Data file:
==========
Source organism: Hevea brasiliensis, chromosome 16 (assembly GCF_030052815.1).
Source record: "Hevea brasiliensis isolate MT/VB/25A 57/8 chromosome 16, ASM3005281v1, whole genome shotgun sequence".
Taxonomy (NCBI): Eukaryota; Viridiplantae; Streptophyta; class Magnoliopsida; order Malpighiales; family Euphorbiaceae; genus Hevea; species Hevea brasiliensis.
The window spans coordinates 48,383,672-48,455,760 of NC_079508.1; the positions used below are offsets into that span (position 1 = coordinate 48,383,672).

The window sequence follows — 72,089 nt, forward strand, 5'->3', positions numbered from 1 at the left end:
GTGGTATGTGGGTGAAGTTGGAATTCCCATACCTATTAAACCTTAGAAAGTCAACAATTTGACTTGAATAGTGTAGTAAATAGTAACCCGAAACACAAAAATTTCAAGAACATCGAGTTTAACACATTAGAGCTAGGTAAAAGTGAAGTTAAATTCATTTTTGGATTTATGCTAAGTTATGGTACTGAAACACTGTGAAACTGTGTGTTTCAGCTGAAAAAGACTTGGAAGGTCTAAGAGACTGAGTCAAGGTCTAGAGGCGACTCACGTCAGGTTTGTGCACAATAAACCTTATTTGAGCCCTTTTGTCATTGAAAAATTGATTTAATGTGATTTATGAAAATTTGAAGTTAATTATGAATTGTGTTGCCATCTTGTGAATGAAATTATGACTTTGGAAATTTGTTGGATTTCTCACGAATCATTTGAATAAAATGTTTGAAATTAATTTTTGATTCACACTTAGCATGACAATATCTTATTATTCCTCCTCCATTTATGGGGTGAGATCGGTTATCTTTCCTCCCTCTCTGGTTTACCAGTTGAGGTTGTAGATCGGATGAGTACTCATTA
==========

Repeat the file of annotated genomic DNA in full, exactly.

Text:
Source organism: Hevea brasiliensis, chromosome 16 (assembly GCF_030052815.1).
Source record: "Hevea brasiliensis isolate MT/VB/25A 57/8 chromosome 16, ASM3005281v1, whole genome shotgun sequence".
Taxonomy (NCBI): Eukaryota; Viridiplantae; Streptophyta; class Magnoliopsida; order Malpighiales; family Euphorbiaceae; genus Hevea; species Hevea brasiliensis.
The window spans coordinates 48,383,672-48,455,760 of NC_079508.1; the positions used below are offsets into that span (position 1 = coordinate 48,383,672).

The window sequence follows — 72,089 nt, forward strand, 5'->3', positions numbered from 1 at the left end:
GTGGTATGTGGGTGAAGTTGGAATTCCCATACCTATTAAACCTTAGAAAGTCAACAATTTGACTTGAATAGTGTAGTAAATAGTAACCCGAAACACAAAAATTTCAAGAACATCGAGTTTAACACATTAGAGCTAGGTAAAAGTGAAGTTAAATTCATTTTTGGATTTATGCTAAGTTATGGTACTGAAACACTGTGAAACTGTGTGTTTCAGCTGAAAAAGACTTGGAAGGTCTAAGAGACTGAGTCAAGGTCTAGAGGCGACTCACGTCAGGTTTGTGCACAATAAACCTTATTTGAGCCCTTTTGTCATTGAAAAATTGATTTAATGTGATTTATGAAAATTTGAAGTTAATTATGAATTGTGTTGCCATCTTGTGAATGAAATTATGACTTTGGAAATTTGTTGGATTTCTCACGAATCATTTGAATAAAATGTTTGAAATTAATTTTTGATTCACACTTAGCATGACAATATCTTATTATTCCTCCTCCATTTATGGGGTGAGATCGGTTATCTTTCCTCCCTCTCTGGTTTACCAGTTGAGGTTGTAGATCGGATGAGTACTCATTA